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INBRE program at ISU gives taste of biomedical research to budding researchers

May 29, 2018

Photo of three INBRE researchers
From left, three of ISU's 13INBRE participant, Alleyna Martes, Shawn Plyler and Jennie Nelson.

POCATELLO –Undergraduate students have been paired with their mentors to begin an intensive summer working full-time as biomedical researchers at Idaho State University as part of the Idea Network of Biomedical Research Excellence (INBRE) Summer Fellowship program.

“They are expected to work full time and they are expected to essentially be graduate students during the 10-week period,” said Mark Austin, ISU INBRE program director and professor of biological sciences. “They may be working late hours or on weekends. Whatever the research or experiments dictate, those are the expectations.”

There are 13 ISU undergraduates from throughout the state and one from Brigham Young University-Idaho participating in the program this summer. The primary goal of the Idaho INBRE Program is to provide biomedical research opportunities for Idaho undergraduate students. The program also helps promote health research careers.

“Really, this program is a pipeline for getting students into biomedical research careers,” Austin said.

They’ll be working in a variety of laboratories on campus, including laboratories in the departments of biological sciences, chemistry and psychology and in the College of Pharmacy.

 The participating students receive a $6,000 stipend for the summer and are required to present their research findings at an INBRE conference in Moscow at the session’s end, July 30-Aug. 1.

“It is a wonderful opportunity for students to have a research experience during a time when they actually devote a significant amount of time actually doing research rather during the school year, where they’re divided into many different responsibilities, including academic activities,” said Josh Pak, an ISU chemistry professor who is participating as a mentor to two students working in his lab this summer. “It helps them learn what it is like to be a scientist. It’s incredibly valuable for students because faculty engage with younger students at an earlier time and perhaps have a bigger influence or impact in their choice of career.”

Jennie Nelson, a biology major from Boise, said the INBRE program could help her clarify her career path. She will be working is in Jason Pilarski’s laboratory that studies cellular mechanisms that control and modulate breathing rhythms in the brain stem. Pilarski is an associate professor of neurophysiology in the departments of biological and dental sciences.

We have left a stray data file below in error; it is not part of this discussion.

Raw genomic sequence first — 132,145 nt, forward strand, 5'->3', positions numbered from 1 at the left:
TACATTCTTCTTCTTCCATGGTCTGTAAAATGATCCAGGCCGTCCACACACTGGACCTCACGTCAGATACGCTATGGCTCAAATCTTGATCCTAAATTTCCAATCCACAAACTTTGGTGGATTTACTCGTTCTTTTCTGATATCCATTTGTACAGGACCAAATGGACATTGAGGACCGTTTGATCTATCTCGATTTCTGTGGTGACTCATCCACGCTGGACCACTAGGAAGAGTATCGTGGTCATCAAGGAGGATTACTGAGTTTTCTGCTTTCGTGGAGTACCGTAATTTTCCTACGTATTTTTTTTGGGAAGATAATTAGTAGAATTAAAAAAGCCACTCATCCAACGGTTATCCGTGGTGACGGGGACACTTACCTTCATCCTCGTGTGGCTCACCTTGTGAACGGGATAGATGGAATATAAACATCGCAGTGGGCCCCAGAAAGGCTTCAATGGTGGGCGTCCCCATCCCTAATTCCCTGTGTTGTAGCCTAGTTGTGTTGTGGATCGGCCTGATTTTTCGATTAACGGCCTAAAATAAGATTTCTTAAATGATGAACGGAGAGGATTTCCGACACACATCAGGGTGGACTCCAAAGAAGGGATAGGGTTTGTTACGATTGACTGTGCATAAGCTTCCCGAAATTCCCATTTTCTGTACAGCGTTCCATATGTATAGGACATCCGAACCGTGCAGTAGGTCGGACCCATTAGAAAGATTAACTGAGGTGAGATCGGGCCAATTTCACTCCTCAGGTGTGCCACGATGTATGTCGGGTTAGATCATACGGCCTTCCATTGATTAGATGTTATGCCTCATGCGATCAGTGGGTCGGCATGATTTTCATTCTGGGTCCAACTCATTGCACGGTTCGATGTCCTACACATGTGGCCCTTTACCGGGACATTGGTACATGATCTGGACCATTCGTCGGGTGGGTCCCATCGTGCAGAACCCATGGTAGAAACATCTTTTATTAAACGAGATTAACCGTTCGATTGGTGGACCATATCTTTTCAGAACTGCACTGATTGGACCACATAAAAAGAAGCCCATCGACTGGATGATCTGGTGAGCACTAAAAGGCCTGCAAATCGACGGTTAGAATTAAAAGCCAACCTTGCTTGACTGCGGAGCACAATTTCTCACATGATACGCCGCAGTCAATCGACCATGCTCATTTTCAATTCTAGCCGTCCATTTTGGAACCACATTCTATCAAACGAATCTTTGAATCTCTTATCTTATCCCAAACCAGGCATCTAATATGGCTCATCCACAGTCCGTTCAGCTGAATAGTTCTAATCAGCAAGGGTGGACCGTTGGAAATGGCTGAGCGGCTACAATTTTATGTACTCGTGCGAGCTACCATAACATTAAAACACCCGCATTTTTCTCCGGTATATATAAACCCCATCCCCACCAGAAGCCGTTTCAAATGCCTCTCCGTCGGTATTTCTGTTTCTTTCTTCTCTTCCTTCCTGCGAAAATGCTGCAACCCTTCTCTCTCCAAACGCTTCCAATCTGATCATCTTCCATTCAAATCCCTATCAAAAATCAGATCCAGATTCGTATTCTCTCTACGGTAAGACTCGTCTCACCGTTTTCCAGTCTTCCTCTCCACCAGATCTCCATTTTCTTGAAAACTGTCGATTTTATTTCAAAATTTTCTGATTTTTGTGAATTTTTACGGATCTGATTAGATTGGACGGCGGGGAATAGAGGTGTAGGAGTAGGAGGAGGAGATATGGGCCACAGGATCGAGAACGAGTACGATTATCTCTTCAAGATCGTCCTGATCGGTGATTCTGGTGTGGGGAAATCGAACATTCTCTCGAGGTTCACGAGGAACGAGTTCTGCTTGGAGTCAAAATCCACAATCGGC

“It is very hard to find any other kind of opportunity like this that can actually show you what doing research full time is like,” Nelson said, “And since I want to do research for the rest of my life, this is great opportunity to figure out if that is what a really want to do.”

For Alleyna Martes, a psychology major from Nampa, the INBRE fellowship will allow her to further develop her research skills. She has spent the last nine months working in the lab of Michele Brumley, associate professor and chair of the ISU Department of Psychology and the 2018 ISU Distinguished Researcher.

“It is just a really good opportunity to expand my research skills and further my research itself,” Martes said. “It’s a good chance to get me working on my own project and further my abilities.”

In Brumley’s lab, Martes will be studying the effects of neonatal spinal cord transections and opioids on neurobehavioral function and sensory thresholds

For participant Shawn Plyler INBRE will be more of an introduction to research. Plyler, a native of Silverdale, Washington who is a Brigham Young University-Idaho student, will be working in a pharmaceutical laboratory in the College of Pharmacy doing “pharmaceutical gene editing and pharmaceutical approaches to trying to find the mechanism behind osteosarcomas,” which are malignant tumors of bone.

“I’ve done a little research, but this is going to be the door, in essence, of me getting into further research and getting to understand the human body a little bit more,” said Plyler, who hopes to become a physician. “When I was choosing my research mentor I was trying to find something that had to do with pathophysiology, or pathology, something related to the human body. I really want to grow and expand my mind as far one specific research development goes.”

Austin touted the benefits of the program at the students’ orientation.

“This fellowship intended to be key step in your career development,” Austin said. “There is potential for you to make significant impact in scientific discovery that may lead to a greater understanding of human pathophysiology and disorders and their treatments.”

The INBRE Program is funded by the National Institutes of Health and the National Institute of General Medical Sciences Institutional Development Award (Grant # P20GM103408).